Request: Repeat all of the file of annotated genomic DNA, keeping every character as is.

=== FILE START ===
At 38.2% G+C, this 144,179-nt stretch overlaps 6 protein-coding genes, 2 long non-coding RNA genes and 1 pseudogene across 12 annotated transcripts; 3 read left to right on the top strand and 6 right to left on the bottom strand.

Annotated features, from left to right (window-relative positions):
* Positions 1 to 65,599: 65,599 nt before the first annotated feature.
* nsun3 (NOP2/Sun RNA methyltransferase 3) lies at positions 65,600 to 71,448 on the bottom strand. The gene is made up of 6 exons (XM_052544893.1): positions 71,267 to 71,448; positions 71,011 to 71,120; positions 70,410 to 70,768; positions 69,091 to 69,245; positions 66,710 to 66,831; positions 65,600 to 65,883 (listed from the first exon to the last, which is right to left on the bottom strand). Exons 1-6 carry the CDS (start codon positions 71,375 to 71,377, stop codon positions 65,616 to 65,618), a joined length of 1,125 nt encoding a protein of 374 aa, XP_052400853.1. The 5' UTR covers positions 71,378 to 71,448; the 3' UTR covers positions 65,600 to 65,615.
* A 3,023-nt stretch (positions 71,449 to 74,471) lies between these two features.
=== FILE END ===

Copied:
At 38.2% G+C, this 144,179-nt stretch overlaps 6 protein-coding genes, 2 long non-coding RNA genes and 1 pseudogene across 12 annotated transcripts; 3 read left to right on the top strand and 6 right to left on the bottom strand.

Annotated features, from left to right (window-relative positions):
* Positions 1 to 65,599: 65,599 nt before the first annotated feature.
* nsun3 (NOP2/Sun RNA methyltransferase 3) lies at positions 65,600 to 71,448 on the bottom strand. The gene is made up of 6 exons (XM_052544893.1): positions 71,267 to 71,448; positions 71,011 to 71,120; positions 70,410 to 70,768; positions 69,091 to 69,245; positions 66,710 to 66,831; positions 65,600 to 65,883 (listed from the first exon to the last, which is right to left on the bottom strand). Exons 1-6 carry the CDS (start codon positions 71,375 to 71,377, stop codon positions 65,616 to 65,618), a joined length of 1,125 nt encoding a protein of 374 aa, XP_052400853.1. The 5' UTR covers positions 71,378 to 71,448; the 3' UTR covers positions 65,600 to 65,615.
* A 3,023-nt stretch (positions 71,449 to 74,471) lies between these two features.